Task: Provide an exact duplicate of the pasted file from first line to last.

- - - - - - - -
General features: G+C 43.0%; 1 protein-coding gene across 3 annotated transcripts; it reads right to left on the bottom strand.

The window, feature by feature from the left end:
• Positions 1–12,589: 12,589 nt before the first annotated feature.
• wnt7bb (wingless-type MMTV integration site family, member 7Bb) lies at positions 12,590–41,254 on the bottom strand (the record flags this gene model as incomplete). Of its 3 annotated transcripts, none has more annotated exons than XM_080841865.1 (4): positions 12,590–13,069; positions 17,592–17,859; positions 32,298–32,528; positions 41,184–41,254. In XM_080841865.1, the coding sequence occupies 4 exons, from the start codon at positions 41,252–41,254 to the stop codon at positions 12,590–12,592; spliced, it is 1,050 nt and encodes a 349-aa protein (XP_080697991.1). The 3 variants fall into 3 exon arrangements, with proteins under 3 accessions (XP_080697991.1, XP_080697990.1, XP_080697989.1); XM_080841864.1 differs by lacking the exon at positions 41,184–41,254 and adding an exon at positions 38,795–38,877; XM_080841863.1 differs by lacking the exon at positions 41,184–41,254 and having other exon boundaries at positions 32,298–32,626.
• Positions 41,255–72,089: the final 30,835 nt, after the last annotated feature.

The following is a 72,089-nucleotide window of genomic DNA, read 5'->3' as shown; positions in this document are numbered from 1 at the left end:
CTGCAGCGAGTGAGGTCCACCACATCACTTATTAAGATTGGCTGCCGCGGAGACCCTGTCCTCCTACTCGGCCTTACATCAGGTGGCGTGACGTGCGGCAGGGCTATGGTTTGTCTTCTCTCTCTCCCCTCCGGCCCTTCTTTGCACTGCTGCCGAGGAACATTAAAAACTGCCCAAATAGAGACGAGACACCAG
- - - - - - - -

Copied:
General features: G+C 43.0%; 1 protein-coding gene across 3 annotated transcripts; it reads right to left on the bottom strand.

The window, feature by feature from the left end:
• Positions 1–12,589: 12,589 nt before the first annotated feature.
• wnt7bb (wingless-type MMTV integration site family, member 7Bb) lies at positions 12,590–41,254 on the bottom strand (the record flags this gene model as incomplete). Of its 3 annotated transcripts, none has more annotated exons than XM_080841865.1 (4): positions 12,590–13,069; positions 17,592–17,859; positions 32,298–32,528; positions 41,184–41,254. In XM_080841865.1, the coding sequence occupies 4 exons, from the start codon at positions 41,252–41,254 to the stop codon at positions 12,590–12,592; spliced, it is 1,050 nt and encodes a 349-aa protein (XP_080697991.1). The 3 variants fall into 3 exon arrangements, with proteins under 3 accessions (XP_080697991.1, XP_080697990.1, XP_080697989.1); XM_080841864.1 differs by lacking the exon at positions 41,184–41,254 and adding an exon at positions 38,795–38,877; XM_080841863.1 differs by lacking the exon at positions 41,184–41,254 and having other exon boundaries at positions 32,298–32,626.
• Positions 41,255–72,089: the final 30,835 nt, after the last annotated feature.

The following is a 72,089-nucleotide window of genomic DNA, read 5'->3' as shown; positions in this document are numbered from 1 at the left end:
CTGCAGCGAGTGAGGTCCACCACATCACTTATTAAGATTGGCTGCCGCGGAGACCCTGTCCTCCTACTCGGCCTTACATCAGGTGGCGTGACGTGCGGCAGGGCTATGGTTTGTCTTCTCTCTCTCCCCTCCGGCCCTTCTTTGCACTGCTGCCGAGGAACATTAAAAACTGCCCAAATAGAGACGAGACACCAG